Remakes used to come about when advances in technology promised flashier visuals, or when a story could be retold in an updated manner. With the speed in which remakes are being created and as evidenced by the 2010 version of A Nightmare on Elm Street, no longer is a valid reason necessary for redoing a film. Obviously a presold audience exists, but this film follows the original too closely and with zero improvements on the original plot. The blood may gush more freely, the violence is more brutal and the acting is more convincing, but the opportunity to take Freddy Krueger’s character in a different direction was left untouched. Additionally, Freddy’s makeup has become less disturbing, and although Jackie Earle Haley is a fine actor, nothing can quite beat the idiosyncrasies of Robert Englund’s first performance.
Dean Russell (Kellan Lutz) has been having bizarre nightmares involving a horribly disfigured man wielding a glove outfitted with knife fingertips that chases him around various, terrifying locations. He dozes in a coffeeshop and awakes to discover that his hand has been slashed by the man’s blades; moments later the murderer finishes the job. Dean’s friend Kris (Katie Cassidy) witnesses the killing and at the funeral begins to see frightening hallucinations, many involving little girls. When speaking with a few of Dean’s other schoolmates, she realizes that Jesse (Thomas Dekker), Quentin (Kyle Gallner) and Nancy (Rooney Mara) have all been similarly visited by haunting dreams of the same mutilated man.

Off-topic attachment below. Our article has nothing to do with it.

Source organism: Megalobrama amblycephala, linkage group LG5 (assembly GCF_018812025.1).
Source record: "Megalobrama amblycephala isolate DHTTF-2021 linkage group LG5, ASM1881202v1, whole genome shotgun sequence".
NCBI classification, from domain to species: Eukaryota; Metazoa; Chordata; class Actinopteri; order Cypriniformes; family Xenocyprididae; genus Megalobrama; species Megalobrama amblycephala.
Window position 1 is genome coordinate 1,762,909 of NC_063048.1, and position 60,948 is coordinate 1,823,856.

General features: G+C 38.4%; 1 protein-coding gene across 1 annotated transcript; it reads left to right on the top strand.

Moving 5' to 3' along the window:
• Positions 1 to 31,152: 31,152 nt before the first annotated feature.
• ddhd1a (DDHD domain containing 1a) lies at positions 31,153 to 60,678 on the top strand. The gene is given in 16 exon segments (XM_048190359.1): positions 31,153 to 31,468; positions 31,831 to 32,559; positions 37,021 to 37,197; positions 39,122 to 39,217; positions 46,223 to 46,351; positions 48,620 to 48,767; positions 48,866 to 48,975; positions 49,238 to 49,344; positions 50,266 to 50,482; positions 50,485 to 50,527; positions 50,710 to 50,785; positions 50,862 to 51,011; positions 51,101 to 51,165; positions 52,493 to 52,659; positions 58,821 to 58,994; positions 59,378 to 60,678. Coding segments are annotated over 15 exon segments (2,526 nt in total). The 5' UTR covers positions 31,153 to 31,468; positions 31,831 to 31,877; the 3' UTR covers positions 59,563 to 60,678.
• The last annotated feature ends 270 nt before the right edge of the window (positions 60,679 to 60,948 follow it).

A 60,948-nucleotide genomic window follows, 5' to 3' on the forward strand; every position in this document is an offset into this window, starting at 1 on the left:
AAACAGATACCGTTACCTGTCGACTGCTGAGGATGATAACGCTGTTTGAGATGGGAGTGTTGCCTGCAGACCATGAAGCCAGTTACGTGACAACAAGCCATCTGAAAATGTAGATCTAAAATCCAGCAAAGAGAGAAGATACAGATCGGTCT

Kris eventually can’t stay awake and succumbs to the violent attacks of Freddy. Jesse is arrested for the crime and taken to jail, where he too falls asleep and is hacked to pieces. It’s up to Nancy and Quentin to figure out Krueger’s origins and to fend off sleep long enough to survive this boundary-breaking nightmare. Since the original film was made in 1984, almost everyone with a mind to see the remake is already familiar with Freddy, his history as a child molester and his ability to murder people in their sleep. Unnecessarily, this version follows almost the exact same plot, utilizing an equivalent for every character and matching death scenes that render the already familiar jump scares even more predictable.
This reimagining represented a chance to be creative. Freddy has already obtained a cult classic horror status, so where are all of the new, fresh, scary ideas? Freddy’s push through a latex wall, his gloved hand rising from between Nancy’s legs in a soapy bath, Kris’ body being dragged in a bloodied body bag, and Nancy’s sprint through a viscous hallway are all redone, with half the shock value as before. Krueger’s backstory gets visualized, an unrealistic semi-love story attracts Quentin and Nancy, comparisons between Freddy and the Pied Piper of Hamelin are brought up, and the intensity of sleep deprivation and micro-naps alter nonessential elements of the basic themes. But not enough changes. The music is still fun (although it’s practically the same score), the locations are still horrifying (from the school to the library to the bedroom to the boiler room, now all more like Silent Hill), and the horror is even more unrelenting, but ultimately, like the countless times a loud noise distracts us or Freddy’s scarred face jolts onscreen or he scratches his claws against sparking metal pipes, the 2010 A Nightmare on Elm Street is largely repetitive.
– The Massie Twins (GoneWithTheTwins.com)